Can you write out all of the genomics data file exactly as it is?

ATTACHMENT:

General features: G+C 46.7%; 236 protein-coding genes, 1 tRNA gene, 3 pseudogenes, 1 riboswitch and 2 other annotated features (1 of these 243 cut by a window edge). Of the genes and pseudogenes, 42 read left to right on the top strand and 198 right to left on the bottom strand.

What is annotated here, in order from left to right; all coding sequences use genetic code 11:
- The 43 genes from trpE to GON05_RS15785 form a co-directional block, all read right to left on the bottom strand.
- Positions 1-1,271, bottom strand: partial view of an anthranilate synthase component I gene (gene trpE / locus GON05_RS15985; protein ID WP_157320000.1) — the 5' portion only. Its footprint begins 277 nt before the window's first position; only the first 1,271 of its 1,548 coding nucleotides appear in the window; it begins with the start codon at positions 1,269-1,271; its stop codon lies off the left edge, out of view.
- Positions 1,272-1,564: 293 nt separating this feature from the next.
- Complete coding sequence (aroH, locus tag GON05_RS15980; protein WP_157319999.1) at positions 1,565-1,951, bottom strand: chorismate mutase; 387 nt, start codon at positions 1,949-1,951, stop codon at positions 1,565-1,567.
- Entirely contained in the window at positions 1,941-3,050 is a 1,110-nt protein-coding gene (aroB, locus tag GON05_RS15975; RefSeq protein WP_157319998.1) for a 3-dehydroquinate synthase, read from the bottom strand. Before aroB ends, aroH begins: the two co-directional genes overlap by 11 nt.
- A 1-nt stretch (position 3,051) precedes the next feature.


General features: G+C 46.7%; 236 protein-coding genes, 1 tRNA gene, 3 pseudogenes, 1 riboswitch and 2 other annotated features (1 of these 243 cut by a window edge). Of the genes and pseudogenes, 42 read left to right on the top strand and 198 right to left on the bottom strand.

What is annotated here, in order from left to right; all coding sequences use genetic code 11:
- The 43 genes from trpE to GON05_RS15785 form a co-directional block, all read right to left on the bottom strand.
- Positions 1-1,271, bottom strand: partial view of an anthranilate synthase component I gene (gene trpE / locus GON05_RS15985; protein ID WP_157320000.1) — the 5' portion only. Its footprint begins 277 nt before the window's first position; only the first 1,271 of its 1,548 coding nucleotides appear in the window; it begins with the start codon at positions 1,269-1,271; its stop codon lies off the left edge, out of view.
- Positions 1,272-1,564: 293 nt separating this feature from the next.
- Complete coding sequence (aroH, locus tag GON05_RS15980; protein WP_157319999.1) at positions 1,565-1,951, bottom strand: chorismate mutase; 387 nt, start codon at positions 1,949-1,951, stop codon at positions 1,565-1,567.
- Entirely contained in the window at positions 1,941-3,050 is a 1,110-nt protein-coding gene (aroB, locus tag GON05_RS15975; RefSeq protein WP_157319998.1) for a 3-dehydroquinate synthase, read from the bottom strand. Before aroB ends, aroH begins: the two co-directional genes overlap by 11 nt.
- A 1-nt stretch (position 3,051) precedes the next feature.